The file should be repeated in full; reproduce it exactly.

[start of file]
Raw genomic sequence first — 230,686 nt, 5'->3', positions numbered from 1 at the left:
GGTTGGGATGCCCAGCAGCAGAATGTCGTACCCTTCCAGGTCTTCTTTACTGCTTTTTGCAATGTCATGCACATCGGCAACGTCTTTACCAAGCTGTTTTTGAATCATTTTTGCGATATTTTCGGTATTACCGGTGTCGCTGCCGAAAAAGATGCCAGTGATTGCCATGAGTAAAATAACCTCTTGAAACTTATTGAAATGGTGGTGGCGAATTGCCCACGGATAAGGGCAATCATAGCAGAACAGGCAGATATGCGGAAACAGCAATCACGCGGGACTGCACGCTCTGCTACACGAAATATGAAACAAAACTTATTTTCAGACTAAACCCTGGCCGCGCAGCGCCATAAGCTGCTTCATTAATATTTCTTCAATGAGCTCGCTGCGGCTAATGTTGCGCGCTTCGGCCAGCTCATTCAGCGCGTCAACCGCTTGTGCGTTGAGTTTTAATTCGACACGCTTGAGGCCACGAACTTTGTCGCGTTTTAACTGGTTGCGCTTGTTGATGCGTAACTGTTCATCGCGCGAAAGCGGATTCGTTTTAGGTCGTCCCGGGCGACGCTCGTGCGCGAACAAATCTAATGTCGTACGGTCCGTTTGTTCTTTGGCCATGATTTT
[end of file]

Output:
Raw genomic sequence first — 230,686 nt, 5'->3', positions numbered from 1 at the left:
GGTTGGGATGCCCAGCAGCAGAATGTCGTACCCTTCCAGGTCTTCTTTACTGCTTTTTGCAATGTCATGCACATCGGCAACGTCTTTACCAAGCTGTTTTTGAATCATTTTTGCGATATTTTCGGTATTACCGGTGTCGCTGCCGAAAAAGATGCCAGTGATTGCCATGAGTAAAATAACCTCTTGAAACTTATTGAAATGGTGGTGGCGAATTGCCCACGGATAAGGGCAATCATAGCAGAACAGGCAGATATGCGGAAACAGCAATCACGCGGGACTGCACGCTCTGCTACACGAAATATGAAACAAAACTTATTTTCAGACTAAACCCTGGCCGCGCAGCGCCATAAGCTGCTTCATTAATATTTCTTCAATGAGCTCGCTGCGGCTAATGTTGCGCGCTTCGGCCAGCTCATTCAGCGCGTCAACCGCTTGTGCGTTGAGTTTTAATTCGACACGCTTGAGGCCACGAACTTTGTCGCGTTTTAACTGGTTGCGCTTGTTGATGCGTAACTGTTCATCGCGCGAAAGCGGATTCGTTTTAGGTCGTCCCGGGCGACGCTCGTGCGCGAACAAATCTAATGTCGTACGGTCCGTTTGTTCTTTGGCCATGATTTT